It’s spring in southern New England and there are the usual frenetic swings of weather – sharp winds from the north with dawn below freezing, then a warmer westerly buffeting the docks and heaping up water in the marshes. The woodpile is stubborn with last night’s frozen sleet, but on the sunlit side of the fence crocuses start pushing their shoots up next to the windbreak.

Within a week or two, all the white shrink-wrappings and tattered blue tarps covering the boats will suddenly look out of date, wrong, misplaced. They’re no longer protections – they’re obstructions. We’re itchy to get under them. Sure, it might still snow, but Mother Nature won’t really mean it. So, the wrappers finally come off and we see the objects of our affection again after the long winter exile. It’s a nice moment. It might even be the one peculiar bliss that northern boat people can claim over those lucky enough to be able to run their boats year-round.

Shrink wrapped power and sail boats

A sailboat and a powerboat spent the winter side by side, and now they're ready for spring.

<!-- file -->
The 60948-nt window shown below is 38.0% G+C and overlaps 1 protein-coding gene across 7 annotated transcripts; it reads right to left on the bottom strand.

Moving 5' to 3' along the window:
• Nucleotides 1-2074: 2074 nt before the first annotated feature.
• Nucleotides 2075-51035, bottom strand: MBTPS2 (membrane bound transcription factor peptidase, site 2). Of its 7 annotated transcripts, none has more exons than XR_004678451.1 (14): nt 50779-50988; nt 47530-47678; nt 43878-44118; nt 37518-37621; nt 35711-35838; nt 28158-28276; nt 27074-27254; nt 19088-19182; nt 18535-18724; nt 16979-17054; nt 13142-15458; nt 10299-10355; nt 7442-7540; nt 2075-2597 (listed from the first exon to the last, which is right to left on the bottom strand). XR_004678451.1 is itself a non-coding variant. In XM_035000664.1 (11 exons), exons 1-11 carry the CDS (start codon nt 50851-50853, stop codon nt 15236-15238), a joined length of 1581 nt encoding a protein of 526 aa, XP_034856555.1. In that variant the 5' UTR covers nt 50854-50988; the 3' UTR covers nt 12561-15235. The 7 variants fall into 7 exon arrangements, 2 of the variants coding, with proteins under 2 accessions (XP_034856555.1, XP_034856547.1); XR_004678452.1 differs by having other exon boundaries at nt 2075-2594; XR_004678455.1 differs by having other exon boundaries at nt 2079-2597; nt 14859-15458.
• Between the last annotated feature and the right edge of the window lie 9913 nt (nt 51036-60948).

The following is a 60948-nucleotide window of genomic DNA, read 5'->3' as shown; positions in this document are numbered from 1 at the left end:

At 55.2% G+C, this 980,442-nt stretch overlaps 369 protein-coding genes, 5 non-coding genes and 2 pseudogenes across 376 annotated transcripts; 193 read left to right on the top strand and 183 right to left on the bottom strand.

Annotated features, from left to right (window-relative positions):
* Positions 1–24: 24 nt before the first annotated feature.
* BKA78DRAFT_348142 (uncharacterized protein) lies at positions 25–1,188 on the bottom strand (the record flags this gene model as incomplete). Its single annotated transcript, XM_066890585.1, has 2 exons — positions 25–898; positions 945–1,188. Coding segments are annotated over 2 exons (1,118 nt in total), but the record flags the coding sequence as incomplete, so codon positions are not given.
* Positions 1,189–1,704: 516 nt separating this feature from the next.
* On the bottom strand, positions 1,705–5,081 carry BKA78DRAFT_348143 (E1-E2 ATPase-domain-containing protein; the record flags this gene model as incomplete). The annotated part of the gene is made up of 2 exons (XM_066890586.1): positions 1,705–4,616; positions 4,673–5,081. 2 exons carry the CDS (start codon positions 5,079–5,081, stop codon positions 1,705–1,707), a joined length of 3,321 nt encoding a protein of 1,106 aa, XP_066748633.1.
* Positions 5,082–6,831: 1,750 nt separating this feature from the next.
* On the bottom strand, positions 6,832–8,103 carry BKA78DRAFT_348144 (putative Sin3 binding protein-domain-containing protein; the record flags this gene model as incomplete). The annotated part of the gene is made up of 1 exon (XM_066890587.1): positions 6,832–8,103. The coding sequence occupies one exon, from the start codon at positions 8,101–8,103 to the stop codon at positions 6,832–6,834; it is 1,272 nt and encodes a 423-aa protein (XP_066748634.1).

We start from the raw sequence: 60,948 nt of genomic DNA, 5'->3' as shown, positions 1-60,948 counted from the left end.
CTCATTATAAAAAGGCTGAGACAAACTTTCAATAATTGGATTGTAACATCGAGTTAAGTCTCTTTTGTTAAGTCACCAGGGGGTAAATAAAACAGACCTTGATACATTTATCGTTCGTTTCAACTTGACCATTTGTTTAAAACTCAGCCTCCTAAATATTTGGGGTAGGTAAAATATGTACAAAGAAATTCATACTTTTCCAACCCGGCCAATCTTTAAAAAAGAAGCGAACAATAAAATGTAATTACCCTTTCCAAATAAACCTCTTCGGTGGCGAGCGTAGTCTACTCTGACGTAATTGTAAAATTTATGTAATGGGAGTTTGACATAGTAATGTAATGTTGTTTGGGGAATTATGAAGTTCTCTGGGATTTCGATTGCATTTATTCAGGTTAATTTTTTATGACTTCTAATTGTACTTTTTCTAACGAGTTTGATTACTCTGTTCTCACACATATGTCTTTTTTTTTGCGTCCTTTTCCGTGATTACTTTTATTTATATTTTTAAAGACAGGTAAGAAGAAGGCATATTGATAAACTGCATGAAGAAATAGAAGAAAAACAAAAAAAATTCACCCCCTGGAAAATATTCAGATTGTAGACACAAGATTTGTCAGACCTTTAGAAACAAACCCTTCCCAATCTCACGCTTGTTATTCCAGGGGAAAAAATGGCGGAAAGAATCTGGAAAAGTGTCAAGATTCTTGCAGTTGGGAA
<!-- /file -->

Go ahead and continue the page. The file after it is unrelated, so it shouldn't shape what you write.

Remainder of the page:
But seasons or no seasons, sooner or later everybody has to get down to the business of maintenance. and colleague site have accumulated some good articles on the subject, so without further ado here’s some solid spring commissioning advice for those who are about to pull back those covers.

Nothing says a boat is ready to rumble better than gleaming topsides.

Uncover it, clean it, hit the basics

Hit that gelcoat

Check and double-check the systems

Guard against galvanic corrosion underwater with sacrificial anodes like this shaft zinc.

Work up the wood

Protect against corrosion underwater

Emergency gear run-through

For a general, all-in-one list, read Get Your Powerboat Ready for Spring: 31 Hot Tips.

See you in the boatyard, and on the water. Fair winds this spring!